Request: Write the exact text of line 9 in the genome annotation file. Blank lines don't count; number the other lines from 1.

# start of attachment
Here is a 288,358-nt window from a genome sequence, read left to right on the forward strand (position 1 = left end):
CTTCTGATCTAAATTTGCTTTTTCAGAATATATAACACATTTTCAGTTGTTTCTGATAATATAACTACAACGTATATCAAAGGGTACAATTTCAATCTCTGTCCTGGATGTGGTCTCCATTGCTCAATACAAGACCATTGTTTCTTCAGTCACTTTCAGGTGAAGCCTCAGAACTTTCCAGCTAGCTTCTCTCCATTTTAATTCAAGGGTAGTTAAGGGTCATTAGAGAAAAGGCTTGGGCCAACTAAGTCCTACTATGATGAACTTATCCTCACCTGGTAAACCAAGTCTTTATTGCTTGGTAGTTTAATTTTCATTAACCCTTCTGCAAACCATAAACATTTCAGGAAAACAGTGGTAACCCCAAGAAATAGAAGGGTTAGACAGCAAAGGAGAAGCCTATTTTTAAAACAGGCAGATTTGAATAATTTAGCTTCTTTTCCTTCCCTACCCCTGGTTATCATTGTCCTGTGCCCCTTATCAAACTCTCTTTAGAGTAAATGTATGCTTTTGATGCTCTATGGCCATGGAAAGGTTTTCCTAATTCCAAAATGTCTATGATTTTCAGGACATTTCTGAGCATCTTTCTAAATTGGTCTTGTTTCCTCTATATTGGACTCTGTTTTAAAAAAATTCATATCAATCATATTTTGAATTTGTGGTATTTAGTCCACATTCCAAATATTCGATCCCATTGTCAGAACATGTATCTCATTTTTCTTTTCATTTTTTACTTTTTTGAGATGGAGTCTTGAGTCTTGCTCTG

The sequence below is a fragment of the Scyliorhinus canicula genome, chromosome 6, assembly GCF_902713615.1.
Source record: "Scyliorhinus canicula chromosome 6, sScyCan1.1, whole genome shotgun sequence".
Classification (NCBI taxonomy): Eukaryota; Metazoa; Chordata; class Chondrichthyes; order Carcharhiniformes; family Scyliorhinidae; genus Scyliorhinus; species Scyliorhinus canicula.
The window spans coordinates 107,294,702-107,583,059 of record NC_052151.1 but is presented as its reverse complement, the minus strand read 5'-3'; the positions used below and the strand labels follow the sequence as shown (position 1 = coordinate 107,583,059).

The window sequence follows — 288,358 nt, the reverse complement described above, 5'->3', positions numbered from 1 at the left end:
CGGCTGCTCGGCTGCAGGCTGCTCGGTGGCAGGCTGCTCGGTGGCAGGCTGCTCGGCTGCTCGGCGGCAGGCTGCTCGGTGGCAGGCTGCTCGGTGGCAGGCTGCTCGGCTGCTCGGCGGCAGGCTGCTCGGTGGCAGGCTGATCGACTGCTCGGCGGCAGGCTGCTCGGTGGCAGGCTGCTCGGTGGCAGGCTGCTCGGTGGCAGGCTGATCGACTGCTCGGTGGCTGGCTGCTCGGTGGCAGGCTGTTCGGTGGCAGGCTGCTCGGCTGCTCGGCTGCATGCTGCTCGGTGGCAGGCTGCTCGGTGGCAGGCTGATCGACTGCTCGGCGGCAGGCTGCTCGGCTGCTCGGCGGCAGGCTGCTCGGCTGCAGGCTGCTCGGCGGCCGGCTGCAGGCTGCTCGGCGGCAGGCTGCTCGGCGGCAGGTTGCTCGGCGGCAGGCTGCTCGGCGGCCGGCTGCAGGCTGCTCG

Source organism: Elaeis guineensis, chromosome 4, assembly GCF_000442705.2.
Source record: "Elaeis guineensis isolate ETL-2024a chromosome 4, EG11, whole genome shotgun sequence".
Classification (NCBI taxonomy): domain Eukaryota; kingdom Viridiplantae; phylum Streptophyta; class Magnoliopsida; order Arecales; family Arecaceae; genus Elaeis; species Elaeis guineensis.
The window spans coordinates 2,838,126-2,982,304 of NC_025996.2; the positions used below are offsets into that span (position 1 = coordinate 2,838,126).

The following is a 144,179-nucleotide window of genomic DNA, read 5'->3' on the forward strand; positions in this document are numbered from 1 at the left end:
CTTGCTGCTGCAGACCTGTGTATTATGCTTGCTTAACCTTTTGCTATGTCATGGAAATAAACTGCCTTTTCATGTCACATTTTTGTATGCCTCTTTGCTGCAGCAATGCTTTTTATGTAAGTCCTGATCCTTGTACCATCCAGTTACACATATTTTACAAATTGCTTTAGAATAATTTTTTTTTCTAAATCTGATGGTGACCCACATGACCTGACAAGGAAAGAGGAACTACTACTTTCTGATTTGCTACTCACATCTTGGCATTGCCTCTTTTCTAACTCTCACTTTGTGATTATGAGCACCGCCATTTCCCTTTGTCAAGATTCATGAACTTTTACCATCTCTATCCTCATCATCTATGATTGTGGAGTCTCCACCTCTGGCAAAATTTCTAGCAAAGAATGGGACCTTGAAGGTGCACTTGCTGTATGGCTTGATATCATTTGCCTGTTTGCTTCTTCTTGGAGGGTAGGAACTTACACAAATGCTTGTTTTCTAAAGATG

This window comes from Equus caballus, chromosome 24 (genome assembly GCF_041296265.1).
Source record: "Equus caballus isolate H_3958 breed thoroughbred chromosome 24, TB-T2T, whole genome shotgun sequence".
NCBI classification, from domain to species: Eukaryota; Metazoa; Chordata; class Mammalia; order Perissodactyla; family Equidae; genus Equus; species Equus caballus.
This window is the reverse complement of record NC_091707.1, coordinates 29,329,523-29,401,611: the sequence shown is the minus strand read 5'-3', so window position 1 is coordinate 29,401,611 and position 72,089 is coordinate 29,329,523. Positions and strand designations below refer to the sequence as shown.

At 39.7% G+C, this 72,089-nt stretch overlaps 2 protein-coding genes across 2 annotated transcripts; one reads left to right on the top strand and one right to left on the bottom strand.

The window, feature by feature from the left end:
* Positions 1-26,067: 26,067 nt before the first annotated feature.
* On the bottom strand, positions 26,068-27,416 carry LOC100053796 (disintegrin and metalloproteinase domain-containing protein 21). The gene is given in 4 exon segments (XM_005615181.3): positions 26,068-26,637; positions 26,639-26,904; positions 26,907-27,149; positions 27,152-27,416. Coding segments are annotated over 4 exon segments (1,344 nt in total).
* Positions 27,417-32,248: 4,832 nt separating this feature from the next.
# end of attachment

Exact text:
Source organism: Elaeis guineensis, chromosome 4, assembly GCF_000442705.2.